Product brands refer to the individual products of a company and are the foundation of its brand world. They are at the lowest and most granular hierarchy level of the brand architecture. Examples of well-known product brands are Coca-Cola, Nutella, and Ariel.
Often there is a multitude of product brands within an organization. For the sake of efficient brand management, they are frequently integrated in an umbrella brand or brand family system (as with Unilever). Individually managing the separate product brands is also an option, but it requires more resources.
The product brand's primary job is to influence and simplify the consumer's buying decision at the point of sale (PoS). This is done by means of a clear positioning at all relevant brand touchpoints, as well as a familiar look and unambiguous codes (as with logos and colors) that stay the same over long periods of time. The customer finds orientation and trusts the brand, which can often result in a significant price premium.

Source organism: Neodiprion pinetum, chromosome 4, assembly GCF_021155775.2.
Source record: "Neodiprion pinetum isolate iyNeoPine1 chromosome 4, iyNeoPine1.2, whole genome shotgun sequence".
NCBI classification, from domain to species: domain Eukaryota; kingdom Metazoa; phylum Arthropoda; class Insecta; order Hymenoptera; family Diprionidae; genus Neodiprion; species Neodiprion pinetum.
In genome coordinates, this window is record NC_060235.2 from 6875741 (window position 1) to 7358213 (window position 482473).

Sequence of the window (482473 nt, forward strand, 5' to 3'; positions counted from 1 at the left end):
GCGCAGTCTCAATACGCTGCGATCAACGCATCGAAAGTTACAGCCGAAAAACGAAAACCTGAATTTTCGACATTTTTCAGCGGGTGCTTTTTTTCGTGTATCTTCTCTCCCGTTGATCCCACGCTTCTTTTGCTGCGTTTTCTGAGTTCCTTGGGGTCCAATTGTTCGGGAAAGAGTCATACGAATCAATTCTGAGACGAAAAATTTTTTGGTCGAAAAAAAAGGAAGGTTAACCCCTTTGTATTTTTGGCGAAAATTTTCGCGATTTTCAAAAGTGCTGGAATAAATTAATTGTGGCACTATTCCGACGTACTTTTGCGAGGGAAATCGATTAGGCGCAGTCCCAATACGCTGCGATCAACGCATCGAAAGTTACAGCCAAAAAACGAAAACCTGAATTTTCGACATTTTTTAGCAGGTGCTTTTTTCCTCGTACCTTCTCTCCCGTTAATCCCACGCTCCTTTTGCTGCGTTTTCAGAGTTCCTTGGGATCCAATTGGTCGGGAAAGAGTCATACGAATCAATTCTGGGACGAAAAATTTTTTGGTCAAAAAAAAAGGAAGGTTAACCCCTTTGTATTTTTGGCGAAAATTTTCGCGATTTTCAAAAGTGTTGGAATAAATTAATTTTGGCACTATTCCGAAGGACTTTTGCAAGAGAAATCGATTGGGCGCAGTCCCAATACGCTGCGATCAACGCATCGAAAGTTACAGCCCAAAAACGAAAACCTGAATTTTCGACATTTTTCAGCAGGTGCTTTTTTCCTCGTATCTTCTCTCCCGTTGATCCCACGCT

The brand-strategic requirement is to give the product brand a personality the customer can easily recognize. Only when this is done successfully will it manifest in increased sales through the brand.
The highest level of product brand development is reached when it has relevance beyond its own business sector and becomes iconic. These strong product brands exert such enormous attraction that customers will even follow them to other retailers.